Despite sitting fifth with a tough run to come, the Red Devils can climb up the Premier League table, according to the Chelsea boss.
Too late for the U.S. presidential election, Facebook is going after 30,000 phony accounts used to distribute fake news in France, ahead of the national vote there.
The company is using automated methods to help screen out the fakes, such as finding content repeated on hundreds of the phony sites. Facebook said in a statement Friday that it’s taking “decisive action” against the accounts, presumably shutting them down.
“While these most recent improvements will not result in the removal of every fake account, we are dedicated to continually improving our effectiveness,” Facebook technical program manager Shabnam Shaik wrote in a post.
The company is relying on “improvements to recognize these inauthentic accounts more easily by identifying patterns of activity without assessing the content itself,” Shaik added. Facebook hopes to “reduce the spread of material generated through inauthentic activity, including spam, misinformation, or other deceptive content that is often shared by creators of fake accounts.”
The company is running full-page ads in several French newspapers with tips on how to spot fake news, reports Tech Crunch. The ads urge readers to carefully check the URL, date, photos, and facts in an article to decide whether it can be trusted.
Facebook is a key element in any effective fake-news strategy. Phony Facebook sites can amplify concocted stories a thousand-fold as they are repeated by people across a nation or the world. Readers or search engines then mistakenly judge the fake stories as real and important based on the number of people sharing them.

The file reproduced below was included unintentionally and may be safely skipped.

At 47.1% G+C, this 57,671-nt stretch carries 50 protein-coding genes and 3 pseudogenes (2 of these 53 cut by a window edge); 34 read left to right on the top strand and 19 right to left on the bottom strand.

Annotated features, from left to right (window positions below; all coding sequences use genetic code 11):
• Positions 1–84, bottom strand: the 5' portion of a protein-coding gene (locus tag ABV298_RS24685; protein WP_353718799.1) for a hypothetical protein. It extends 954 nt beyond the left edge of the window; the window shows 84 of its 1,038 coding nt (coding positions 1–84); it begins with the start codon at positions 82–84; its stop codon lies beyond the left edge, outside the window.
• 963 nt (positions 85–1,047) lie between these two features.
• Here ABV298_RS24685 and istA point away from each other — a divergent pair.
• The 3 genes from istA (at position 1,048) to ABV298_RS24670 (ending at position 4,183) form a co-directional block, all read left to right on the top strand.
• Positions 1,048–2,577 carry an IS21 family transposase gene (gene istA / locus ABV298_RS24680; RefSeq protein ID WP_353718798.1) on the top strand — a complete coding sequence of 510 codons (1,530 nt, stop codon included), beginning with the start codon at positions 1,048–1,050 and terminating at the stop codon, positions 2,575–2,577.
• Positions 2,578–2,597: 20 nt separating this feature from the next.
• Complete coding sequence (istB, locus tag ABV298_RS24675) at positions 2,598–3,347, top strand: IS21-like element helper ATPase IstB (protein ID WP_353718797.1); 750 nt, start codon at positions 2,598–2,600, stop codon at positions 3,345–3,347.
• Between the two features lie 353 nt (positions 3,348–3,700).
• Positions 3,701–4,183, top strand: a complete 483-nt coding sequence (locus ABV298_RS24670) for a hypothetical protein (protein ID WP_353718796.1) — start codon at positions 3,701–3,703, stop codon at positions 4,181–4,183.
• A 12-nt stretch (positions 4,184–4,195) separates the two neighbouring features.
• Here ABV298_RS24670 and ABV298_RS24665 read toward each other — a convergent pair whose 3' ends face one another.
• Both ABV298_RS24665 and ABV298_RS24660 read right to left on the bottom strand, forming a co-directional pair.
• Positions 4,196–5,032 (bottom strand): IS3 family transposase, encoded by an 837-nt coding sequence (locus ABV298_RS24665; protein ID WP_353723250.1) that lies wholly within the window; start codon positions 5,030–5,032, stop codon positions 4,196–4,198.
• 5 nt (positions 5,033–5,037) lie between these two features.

Both Germany and France are taking extra precautions after the proliferation of fake news during the U.S. election, some of which intelligence agencies claim was orchestrated by the Kremlin.
Facebook conceded it was partly responsible for the spread of fake news during the U.S. election. Heavily promoted fake articles claiming that Hilary Clinton sold weapons to ISIS became more popular than stories about the final days of the campaign.
The first round of the French presidential election takes place April 23. Facebook has been running fact-checking programs on its sites, hoping to weed out fake news and slow its distribution, Deutsche Welle reports.
In a separate crackdown, Facebook announced Friday it had pulled the plug on a major spam operation out of Bangladesh, Indonesia, Saudi Arabia and other countries. The operation mainly reached out to publisher Facebook pages in an attempt to gain Facebook friends, who would then be targeted by spam, according to a Facebook statement.
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The Colorado goalkeeper was handed a three-match match suspension after a confrontation with a fan
West Virginia’s Republican state legislature passed a terrible budget filled with cuts to important services. But the content of the budget is not the only reason Gov. Jim Justice, a conservative Democrat, brought out an actual pile of bullshit when he publicly vetoed the budget:
“The Republicans passed this budget and called and called and called and said, ‘surely you are going to veto this because we don’t want to own it. We want you to veto it’,” Justice said. “It’s just a game and it doesn’t mean anything.”
Congressional Democrats might want to borrow Justice’s fecal prop the next time they’re out talking about all those times congressional Republicans voted to repeal Obamacare, only to stall out and fail when they had the chance to take more than a ceremonial vote.
Just like he drew it up.
50 yards out. FIFTY.
— Major League Soccer (@MLS) April 15, 2017
What a golazo by David Villa!
With less than a minute remaining in the game, NYC FC had a one-goal lead against the Philadelphia Union. Villa had the ball with only two defenders in his way.
The only thing he could do was kick it away from 50 yards and kill some time. He definitely did that in the form of a chip shot that was aimed so perfectly, even the goalkeeper couldn’t stop it, despite always having his eye on the ball.
If the win wasn’t convincing, it probably is now.
Even he can’t believe it.